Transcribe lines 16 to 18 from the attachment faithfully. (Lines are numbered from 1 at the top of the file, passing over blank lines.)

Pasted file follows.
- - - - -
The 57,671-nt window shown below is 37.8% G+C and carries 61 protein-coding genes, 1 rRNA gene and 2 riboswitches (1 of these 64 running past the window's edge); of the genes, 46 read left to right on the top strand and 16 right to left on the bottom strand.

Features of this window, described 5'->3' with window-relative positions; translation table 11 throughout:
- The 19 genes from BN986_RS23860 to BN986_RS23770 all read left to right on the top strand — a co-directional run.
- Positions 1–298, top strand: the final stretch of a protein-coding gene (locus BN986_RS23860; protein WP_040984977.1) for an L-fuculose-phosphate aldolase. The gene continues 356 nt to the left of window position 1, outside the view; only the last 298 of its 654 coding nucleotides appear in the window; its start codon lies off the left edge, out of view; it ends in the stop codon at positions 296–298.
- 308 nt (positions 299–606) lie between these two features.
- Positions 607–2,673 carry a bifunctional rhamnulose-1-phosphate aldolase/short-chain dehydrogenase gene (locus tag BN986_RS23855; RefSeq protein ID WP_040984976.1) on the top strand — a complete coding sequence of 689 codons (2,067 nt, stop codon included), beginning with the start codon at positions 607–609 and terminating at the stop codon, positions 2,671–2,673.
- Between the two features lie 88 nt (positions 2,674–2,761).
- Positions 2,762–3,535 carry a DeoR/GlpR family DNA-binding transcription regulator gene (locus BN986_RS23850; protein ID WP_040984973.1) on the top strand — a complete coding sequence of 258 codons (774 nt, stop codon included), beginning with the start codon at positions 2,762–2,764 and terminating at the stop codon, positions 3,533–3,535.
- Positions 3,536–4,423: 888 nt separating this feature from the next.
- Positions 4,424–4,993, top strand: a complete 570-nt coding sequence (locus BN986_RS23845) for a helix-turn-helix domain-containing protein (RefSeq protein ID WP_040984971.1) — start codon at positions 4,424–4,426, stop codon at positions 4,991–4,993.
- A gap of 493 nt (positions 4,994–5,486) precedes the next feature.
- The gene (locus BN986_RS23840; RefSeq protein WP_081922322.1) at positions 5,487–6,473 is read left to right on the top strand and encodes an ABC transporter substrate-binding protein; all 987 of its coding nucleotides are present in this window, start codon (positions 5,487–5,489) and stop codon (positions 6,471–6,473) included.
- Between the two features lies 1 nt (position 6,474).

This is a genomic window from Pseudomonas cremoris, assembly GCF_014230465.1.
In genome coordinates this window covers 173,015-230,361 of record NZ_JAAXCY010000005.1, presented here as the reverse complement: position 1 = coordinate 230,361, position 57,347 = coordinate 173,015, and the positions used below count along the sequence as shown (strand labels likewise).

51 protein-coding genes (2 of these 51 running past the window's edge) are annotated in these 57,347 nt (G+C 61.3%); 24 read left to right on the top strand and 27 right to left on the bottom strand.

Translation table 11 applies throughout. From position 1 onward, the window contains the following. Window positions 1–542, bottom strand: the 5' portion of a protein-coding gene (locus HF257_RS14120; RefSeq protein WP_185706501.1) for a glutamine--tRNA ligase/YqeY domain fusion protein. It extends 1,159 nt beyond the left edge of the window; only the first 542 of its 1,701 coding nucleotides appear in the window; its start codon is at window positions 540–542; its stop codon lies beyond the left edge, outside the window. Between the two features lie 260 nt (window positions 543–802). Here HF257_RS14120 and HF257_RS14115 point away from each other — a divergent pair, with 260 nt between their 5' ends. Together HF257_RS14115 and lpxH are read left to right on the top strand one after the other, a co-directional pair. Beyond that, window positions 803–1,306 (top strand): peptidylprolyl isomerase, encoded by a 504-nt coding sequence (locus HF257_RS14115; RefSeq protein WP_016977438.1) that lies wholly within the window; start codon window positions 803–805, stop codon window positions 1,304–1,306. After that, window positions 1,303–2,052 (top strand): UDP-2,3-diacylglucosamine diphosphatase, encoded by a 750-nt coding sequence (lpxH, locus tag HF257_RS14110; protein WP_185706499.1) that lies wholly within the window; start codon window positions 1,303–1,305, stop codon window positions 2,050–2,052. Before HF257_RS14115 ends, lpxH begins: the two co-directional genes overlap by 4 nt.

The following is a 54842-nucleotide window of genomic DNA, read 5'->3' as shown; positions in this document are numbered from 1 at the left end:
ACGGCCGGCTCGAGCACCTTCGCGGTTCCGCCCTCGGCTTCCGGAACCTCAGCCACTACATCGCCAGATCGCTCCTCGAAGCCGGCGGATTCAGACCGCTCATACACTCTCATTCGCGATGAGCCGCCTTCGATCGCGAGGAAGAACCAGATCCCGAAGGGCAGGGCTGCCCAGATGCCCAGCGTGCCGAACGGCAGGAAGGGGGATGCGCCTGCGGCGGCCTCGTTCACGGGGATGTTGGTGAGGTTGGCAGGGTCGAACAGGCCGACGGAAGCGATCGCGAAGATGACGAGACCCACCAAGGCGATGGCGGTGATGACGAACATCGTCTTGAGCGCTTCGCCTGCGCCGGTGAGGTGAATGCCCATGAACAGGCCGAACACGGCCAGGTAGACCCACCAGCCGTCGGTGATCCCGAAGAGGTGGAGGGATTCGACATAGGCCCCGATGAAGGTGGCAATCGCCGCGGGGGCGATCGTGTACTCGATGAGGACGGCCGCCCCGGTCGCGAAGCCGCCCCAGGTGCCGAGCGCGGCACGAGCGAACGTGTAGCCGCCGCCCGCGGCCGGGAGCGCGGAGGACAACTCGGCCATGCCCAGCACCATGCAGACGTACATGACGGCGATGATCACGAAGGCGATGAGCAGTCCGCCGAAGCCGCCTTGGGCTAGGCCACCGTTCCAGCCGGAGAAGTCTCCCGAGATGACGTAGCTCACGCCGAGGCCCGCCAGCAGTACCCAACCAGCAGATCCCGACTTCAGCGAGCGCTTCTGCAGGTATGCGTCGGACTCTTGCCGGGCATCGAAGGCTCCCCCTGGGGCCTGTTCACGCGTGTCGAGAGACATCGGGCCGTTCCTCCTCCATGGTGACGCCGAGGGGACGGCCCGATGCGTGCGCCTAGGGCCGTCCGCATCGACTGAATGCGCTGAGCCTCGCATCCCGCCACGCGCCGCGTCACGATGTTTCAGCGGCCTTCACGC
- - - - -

51 protein-coding genes (2 of these 51 running past the window's edge) are annotated in these 57,347 nt (G+C 61.3%); 24 read left to right on the top strand and 27 right to left on the bottom strand.

Translation table 11 applies throughout. From position 1 onward, the window contains the following. Window positions 1–542, bottom strand: the 5' portion of a protein-coding gene (locus HF257_RS14120; RefSeq protein WP_185706501.1) for a glutamine--tRNA ligase/YqeY domain fusion protein. It extends 1,159 nt beyond the left edge of the window; only the first 542 of its 1,701 coding nucleotides appear in the window; its start codon is at window positions 540–542; its stop codon lies beyond the left edge, outside the window. Between the two features lie 260 nt (window positions 543–802). Here HF257_RS14120 and HF257_RS14115 point away from each other — a divergent pair, with 260 nt between their 5' ends. Together HF257_RS14115 and lpxH are read left to right on the top strand one after the other, a co-directional pair. Beyond that, window positions 803–1,306 (top strand): peptidylprolyl isomerase, encoded by a 504-nt coding sequence (locus HF257_RS14115; RefSeq protein WP_016977438.1) that lies wholly within the window; start codon window positions 803–805, stop codon window positions 1,304–1,306. After that, window positions 1,303–2,052 (top strand): UDP-2,3-diacylglucosamine diphosphatase, encoded by a 750-nt coding sequence (lpxH, locus tag HF257_RS14110; protein WP_185706499.1) that lies wholly within the window; start codon window positions 1,303–1,305, stop codon window positions 2,050–2,052. Before HF257_RS14115 ends, lpxH begins: the two co-directional genes overlap by 4 nt.

The following is a 54842-nucleotide window of genomic DNA, read 5'->3' as shown; positions in this document are numbered from 1 at the left end: